Made in the South Awards

2016 Drinks Category

With Irish roots and North Carolina soul, Ollie Mulligan’s mellow single malt will warm your winter nights

Photo: Whitney Ott

Drinks Category Winner

Product: American single-malt whiskey
Made in: Charlotte, NC
Est.: 2013

Two hundred–some years ago, scores of Scotch-Irish settlers poured into North Carolina on the Great Wagon Road, which ran from Pennsylvania through the Tar Heel State to Georgia. In 1994, a late arrival from Ireland followed suit. “Those settlers are the reason there’s moonshine in Appalachia,” says Ollie Mulligan, who came of age in County Kildare and named his Charlotte distillery after the historic thoroughfare. “I grew up hearing stories about my Irish grandpa’s moonshine,” Mulligan says. “People just did that back then—in Ireland and Appalachia. They made their own butter, cheese, and whiskey, and they shared it with the neighbors.” These days, Mulligan’s more complex Rúa single-malt whiskey is a neighborly endeavor, too: The Olde Mecklenburg Brewery, across the street from headquarters, makes the mash. After distillation, Mulligan brings the spirit down to eighty proof with water from cool, clean mountain springs in North Carolina’s Yancey County. “I go up every ten days or so to get it,” he says. The final product is a polished winter warmer with hints of coffee, toasted grain, and dark chocolate. “It’s mellow enough to enjoy straight, with a nice, long finish,” says Made in the South Awards judge Alba Huerta. Now a naturalized American citizen, Mulligan takes pride in making a world-class single malt that could only come from North Carolina. “Next time I go back to Ireland,” he says, “I’m taking some with me.”

Price: $53

Drinks Category Runners-Up

Product: Oyster-infused aquavit
Made in: Richmond, VA
Est.: 2013

Great on the rocks but even better in a Bloody Mary, James River Distillery’s Oster Vit relies on the subtle minerality of oyster shells to even out the robust flavors of aquavit, a Scandinavian spirit traditionally infused with caraway and often fennel, dill, and orange. The shells come from the Chesapeake Bay, via the Rappahannock Oyster Company. Third-generation oysterman Travis Croxton is married to James River Distillery’s Kristi Croxton, who—with partner Jonathan Staples and distiller Dwight Chew—brainstormed the Old Dominion riff after tasting oysters sprinkled with aquavit at Travis’s Richmond restaurant. With only fifty or so shells per batch, this spirit isn’t as salty as it sounds. Kristi recommends using it as a base for cocktails, especially classic drinks that call for gin.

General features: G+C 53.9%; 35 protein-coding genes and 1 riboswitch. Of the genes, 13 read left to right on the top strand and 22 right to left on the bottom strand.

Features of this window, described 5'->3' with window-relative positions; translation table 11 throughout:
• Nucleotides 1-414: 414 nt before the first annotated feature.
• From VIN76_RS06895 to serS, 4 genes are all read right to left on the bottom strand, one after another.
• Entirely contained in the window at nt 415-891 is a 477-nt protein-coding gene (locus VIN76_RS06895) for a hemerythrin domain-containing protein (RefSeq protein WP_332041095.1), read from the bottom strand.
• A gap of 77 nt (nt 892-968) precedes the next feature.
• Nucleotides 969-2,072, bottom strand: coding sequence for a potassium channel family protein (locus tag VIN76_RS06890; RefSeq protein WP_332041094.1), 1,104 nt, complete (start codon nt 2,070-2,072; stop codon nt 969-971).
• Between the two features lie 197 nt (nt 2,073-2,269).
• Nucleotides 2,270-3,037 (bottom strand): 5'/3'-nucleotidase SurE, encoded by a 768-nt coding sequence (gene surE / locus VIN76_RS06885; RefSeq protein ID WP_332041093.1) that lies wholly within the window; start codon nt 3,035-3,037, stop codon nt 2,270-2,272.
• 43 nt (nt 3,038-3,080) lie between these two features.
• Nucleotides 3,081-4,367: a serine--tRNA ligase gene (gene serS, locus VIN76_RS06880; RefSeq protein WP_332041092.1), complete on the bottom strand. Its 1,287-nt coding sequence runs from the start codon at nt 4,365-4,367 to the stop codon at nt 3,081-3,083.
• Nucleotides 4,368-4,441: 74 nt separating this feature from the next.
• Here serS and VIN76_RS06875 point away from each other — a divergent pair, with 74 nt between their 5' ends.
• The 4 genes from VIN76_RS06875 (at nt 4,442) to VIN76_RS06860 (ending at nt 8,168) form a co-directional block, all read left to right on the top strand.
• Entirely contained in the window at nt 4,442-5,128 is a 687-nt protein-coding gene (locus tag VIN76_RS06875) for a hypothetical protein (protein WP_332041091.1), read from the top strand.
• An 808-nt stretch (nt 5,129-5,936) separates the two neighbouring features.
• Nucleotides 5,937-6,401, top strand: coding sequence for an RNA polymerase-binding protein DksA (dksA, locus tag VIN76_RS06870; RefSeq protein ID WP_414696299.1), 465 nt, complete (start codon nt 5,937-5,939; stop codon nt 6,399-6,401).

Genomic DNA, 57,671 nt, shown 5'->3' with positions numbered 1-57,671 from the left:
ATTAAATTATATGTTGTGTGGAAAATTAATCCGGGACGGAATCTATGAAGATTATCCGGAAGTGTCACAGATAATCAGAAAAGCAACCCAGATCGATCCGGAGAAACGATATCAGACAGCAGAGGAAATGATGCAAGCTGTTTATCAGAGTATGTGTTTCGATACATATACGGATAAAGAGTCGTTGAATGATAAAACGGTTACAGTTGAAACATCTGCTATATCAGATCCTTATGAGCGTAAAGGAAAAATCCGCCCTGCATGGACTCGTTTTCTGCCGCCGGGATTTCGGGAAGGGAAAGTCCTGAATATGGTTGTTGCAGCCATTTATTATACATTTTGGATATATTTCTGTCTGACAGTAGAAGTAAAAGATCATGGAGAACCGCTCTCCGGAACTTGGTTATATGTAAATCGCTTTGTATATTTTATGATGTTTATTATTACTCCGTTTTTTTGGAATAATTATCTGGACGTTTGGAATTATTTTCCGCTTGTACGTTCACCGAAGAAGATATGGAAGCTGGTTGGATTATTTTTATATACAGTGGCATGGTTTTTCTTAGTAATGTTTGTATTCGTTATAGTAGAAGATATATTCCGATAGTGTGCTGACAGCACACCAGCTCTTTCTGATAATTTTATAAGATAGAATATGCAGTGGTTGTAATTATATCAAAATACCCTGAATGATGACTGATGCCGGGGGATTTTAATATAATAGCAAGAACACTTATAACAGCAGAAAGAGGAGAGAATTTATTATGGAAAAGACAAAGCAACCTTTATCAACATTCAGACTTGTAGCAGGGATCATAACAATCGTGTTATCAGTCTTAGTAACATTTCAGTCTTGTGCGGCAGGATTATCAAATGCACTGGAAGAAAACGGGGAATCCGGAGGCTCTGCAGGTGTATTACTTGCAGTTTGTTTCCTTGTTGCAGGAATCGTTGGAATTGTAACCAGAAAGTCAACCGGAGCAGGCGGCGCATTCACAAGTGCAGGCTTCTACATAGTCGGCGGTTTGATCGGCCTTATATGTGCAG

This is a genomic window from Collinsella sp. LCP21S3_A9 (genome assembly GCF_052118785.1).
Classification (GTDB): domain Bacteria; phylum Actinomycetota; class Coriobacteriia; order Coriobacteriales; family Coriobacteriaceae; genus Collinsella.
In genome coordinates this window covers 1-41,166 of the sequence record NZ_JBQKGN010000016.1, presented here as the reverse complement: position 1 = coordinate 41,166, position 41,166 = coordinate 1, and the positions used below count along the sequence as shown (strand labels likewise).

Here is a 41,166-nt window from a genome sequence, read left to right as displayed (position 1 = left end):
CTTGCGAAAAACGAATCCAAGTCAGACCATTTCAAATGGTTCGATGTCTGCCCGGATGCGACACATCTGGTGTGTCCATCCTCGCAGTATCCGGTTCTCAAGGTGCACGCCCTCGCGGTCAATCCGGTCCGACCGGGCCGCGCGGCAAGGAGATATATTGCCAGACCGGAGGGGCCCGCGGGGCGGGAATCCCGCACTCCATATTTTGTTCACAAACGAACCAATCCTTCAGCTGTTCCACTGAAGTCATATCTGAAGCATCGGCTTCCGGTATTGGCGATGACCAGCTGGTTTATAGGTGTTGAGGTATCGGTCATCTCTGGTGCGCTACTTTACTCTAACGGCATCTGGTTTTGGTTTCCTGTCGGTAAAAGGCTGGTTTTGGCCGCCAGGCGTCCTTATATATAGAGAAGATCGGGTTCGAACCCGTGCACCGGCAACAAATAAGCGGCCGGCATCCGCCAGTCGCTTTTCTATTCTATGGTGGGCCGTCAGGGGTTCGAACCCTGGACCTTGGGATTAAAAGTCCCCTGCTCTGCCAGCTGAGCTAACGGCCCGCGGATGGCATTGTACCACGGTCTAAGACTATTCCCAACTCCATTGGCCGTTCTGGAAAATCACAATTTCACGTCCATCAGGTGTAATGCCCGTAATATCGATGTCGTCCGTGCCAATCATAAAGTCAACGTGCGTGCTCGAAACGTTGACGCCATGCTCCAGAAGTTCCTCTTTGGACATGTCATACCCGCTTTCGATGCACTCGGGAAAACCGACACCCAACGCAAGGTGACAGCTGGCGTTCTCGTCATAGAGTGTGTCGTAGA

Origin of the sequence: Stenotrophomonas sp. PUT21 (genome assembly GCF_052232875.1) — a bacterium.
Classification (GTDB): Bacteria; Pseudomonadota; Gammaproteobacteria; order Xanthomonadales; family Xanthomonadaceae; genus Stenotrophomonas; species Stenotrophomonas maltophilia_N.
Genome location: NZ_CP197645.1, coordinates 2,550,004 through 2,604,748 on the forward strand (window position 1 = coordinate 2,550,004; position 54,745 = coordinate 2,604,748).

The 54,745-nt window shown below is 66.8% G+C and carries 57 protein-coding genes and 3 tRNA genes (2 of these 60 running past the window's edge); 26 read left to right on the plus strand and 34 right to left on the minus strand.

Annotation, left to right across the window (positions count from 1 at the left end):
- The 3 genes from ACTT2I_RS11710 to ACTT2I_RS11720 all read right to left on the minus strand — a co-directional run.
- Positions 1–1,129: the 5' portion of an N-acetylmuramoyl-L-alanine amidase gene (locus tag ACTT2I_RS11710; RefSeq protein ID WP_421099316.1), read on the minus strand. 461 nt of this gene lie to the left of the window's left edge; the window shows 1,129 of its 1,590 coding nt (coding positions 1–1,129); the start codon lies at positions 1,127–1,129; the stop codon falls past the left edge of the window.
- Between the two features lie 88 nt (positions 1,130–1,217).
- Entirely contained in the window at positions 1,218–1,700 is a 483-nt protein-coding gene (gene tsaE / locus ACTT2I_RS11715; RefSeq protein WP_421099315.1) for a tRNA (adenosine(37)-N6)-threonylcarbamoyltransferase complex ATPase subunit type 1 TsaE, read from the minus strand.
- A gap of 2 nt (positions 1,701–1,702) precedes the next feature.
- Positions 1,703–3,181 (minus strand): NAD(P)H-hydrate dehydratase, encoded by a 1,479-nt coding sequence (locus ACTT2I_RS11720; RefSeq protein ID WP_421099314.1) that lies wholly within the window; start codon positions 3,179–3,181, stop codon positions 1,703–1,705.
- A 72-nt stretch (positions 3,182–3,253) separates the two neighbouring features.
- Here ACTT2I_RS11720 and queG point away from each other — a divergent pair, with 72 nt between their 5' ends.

Price: $37

Product: Yaupon holly sweet tea
Made in: Savannah, GA
Est.: 2013

Back in the 1700s, British settlers desperately tried to grow tea in the Lowcountry, but couldn’t see the forest for the trees—well, shrubs. Clearing land for their doomed foreign plants, they cut back acres of native caffeine in the form of yaupon holly bushes. Native Americans in the South drank yaupon holly tea, and it later became a coffee substitute during lean stretches of the Civil War and the Great Depression. After discovering the plant in Georgia’s coastal underbrush, Lou Thomann experimented with picking, roasting, and steeping techniques before releasing this local brew—an infusion of wild-harvested leaves from Florida, Georgia, Mississippi, and South Carolina. Judiciously enriched with cane sugar, Asi’s “sweet tea” variety is light and refreshing, lacking black tea’s tannic finish.

Price: $3 per bottle

Product: Bloody Mary mix
Made in: Virginia Beach, VA
Est.: 2000

Willard Ashburn knows shellfish. Before he started making cocktail mixers, the Virginia Beach native oversaw a thousand-odd crab pots off the coast. So he thought it made perfect sense to add the ubiquitous local seafood to his morning Bloody Mary. Not everyone agreed—at first. “Some people thought I was crazy,” says Ashburn, whose Crabby Mary blend includes not only Chesapeake Bay crab but also dehydrated East Coast lobster and shrimp. Just one sip, though, convinced the skeptics. “They started asking me, ‘You got any more of that mix?’” he says. Kettle-cooked with tomato juice, hot sauce, horseradish, Worcestershire, and clam juice, the crab breaks down to produce an umami-rich flavor and a texture similar to spicy cocktail sauce—a welcome taste of the coast at Sunday brunch.

Price: $9